eg8r &lt;~~~I do not hate rap music, just the lyrical content. If you could remove the words, sometimes the actual music is alright

eg8r
11-20-2002, 10:35 AM
Hello Tom,

I agree with you almost completely. The only part I disagree with is[ QUOTE ]
promotes reverse discrimination<hr /></blockquote>The part that I don't understand is the reverse discrimination. I wish reverse would not be used. In mainstram America it means that the person is discriminating against a white person, when in actuality that is the wrong definition. Reverse discrimination should really be define as total inclusion of the opposite. I think the proper use would just be discrimination.

It makes me laugh when people with a darker skin than whites get to have their own scholarships and whites are not qualified based on skin color. That is discrimination at its best. ha ha

eg8r &lt;~~~getting off my high horse, and waiting to play pool with all races and music lovers

MaineEAck
11-20-2002, 01:35 PM
I have heard a country song by 3 girls talking about killing a cheating husband and dumping his body somewhere.... Why is that not a big problem with everyone?

rackmup
11-20-2002, 01:40 PM
That's legal here in Texas. You're talking about the Dixie Chicks song about Earl.

He had it coming...he was the wife beater, not the one getting beaten.

Regards,

Ken

Fred Agnir
11-20-2002, 02:38 PM
<blockquote><font class="small">Quote eg8r:</font><hr>I am sure you will kindly rebut this, but I will list 3 types to refute. 1. Christian music, 2. Classical, 3. Childrens music <hr /></blockquote>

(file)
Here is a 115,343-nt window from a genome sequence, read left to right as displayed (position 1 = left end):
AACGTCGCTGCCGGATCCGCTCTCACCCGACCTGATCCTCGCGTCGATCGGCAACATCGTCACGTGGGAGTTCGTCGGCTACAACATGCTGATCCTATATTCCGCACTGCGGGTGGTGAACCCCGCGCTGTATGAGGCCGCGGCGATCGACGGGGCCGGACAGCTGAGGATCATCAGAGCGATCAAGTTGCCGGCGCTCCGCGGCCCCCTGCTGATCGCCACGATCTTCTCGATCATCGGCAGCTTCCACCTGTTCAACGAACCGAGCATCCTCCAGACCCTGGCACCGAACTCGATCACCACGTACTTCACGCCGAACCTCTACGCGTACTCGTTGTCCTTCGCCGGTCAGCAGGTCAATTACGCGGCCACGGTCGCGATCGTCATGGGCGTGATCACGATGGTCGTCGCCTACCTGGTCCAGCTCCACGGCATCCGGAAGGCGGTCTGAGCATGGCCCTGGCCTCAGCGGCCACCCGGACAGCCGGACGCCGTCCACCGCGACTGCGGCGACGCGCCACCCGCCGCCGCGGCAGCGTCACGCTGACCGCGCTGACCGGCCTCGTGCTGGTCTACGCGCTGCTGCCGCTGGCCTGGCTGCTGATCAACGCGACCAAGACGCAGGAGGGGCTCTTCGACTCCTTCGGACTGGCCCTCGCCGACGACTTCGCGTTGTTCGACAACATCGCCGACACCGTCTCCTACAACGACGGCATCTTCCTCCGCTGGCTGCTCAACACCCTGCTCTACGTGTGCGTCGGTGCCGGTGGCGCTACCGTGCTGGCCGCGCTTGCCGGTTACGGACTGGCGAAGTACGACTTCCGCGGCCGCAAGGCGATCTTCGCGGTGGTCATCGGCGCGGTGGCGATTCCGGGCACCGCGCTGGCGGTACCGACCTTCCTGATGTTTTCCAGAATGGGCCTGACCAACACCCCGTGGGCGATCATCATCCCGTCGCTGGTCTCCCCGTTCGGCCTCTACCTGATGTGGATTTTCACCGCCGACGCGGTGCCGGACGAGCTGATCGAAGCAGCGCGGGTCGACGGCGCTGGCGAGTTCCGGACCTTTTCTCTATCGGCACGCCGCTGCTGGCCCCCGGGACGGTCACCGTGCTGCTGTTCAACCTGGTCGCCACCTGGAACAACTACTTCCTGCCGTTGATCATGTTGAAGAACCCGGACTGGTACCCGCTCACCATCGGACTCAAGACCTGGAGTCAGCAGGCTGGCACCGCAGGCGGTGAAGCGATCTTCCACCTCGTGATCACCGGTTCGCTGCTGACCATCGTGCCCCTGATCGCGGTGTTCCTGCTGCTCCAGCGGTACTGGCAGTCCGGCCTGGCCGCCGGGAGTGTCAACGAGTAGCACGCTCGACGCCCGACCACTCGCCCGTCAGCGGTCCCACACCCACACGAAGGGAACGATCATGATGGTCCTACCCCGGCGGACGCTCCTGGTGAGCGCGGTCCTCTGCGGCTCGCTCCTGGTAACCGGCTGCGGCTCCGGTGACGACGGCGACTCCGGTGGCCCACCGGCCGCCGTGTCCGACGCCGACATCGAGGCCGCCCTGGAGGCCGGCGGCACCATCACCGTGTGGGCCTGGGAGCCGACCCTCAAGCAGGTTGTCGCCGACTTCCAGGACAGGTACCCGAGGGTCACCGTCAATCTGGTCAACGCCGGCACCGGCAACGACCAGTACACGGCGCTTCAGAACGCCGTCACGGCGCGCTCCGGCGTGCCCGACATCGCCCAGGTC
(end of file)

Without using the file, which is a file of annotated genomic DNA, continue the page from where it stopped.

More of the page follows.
No, well... maybe not children's music... where do we put "Ring around the Rosies"? "Rockabye Baby"? "Jack and Jill"?

I'm sure it wouldn't take long to find songs of killing, destruction, mayhem, and a little woman degredation in Classical Music. How about Don Giovanni - Mozart.

And Christian Music? I'll stay away from the religion items. But the entire First Testament is about killing.

Here's some folk music.

http://www.audiogalaxy.com/articles?&amp;a=205&amp;SID=055738062a84ee6d0eb4c4d352303a 15

http://www.audiogalaxy.com/articles?&amp;a=211

[ QUOTE ]

I must say, there is a big problem with having to air your dirty laundry out there for the world to hear. <hr /></blockquote>
Again, not special nor original for rap music. E.g, country music is replete with songs of divorce and cheating.


[ QUOTE ]
Do you really think it helps Eminem get through his white trash life by degrading his family. <hr /></blockquote>

Reading through the lyrics, separating out the language, Eminem has some powerful things to say.

[ QUOTE ]
The only things he seems to cherish is his daughter however he drags her name into his crappy music. <hr /></blockquote>
Well if he and others love his music, "crappy" becomes subjective, right?


[ QUOTE ]
Since everyone wants to tell their story muscially, I wonder why people with medical problems are not out bragging about themselves. <hr /></blockquote>
I'm sure it wouldn't take long to find examples of this, as well.




[ QUOTE ]
It sucks when someone has to explain a joke. The joke is not nearly as successful once this happens. Same thing with people. If you have to rap to tell how bad you life is, then you are lacking somewhere else in your life.<hr /></blockquote>
Again I don't understand this. The history of songwriting is about telling stories, including life stories, in verse and in music. Why would we now look down on that?

Fred

nAz
11-20-2002, 02:54 PM
Great rap lyrics... the message
Grandmaster Flash &amp; The Furious Five


Itís like a jungle, sometimes it makes me wonder
How I keep from goiní under
Itís like a jungle, sometimes it makes me wonder
How I keep from goiní under

Broken glass everywhere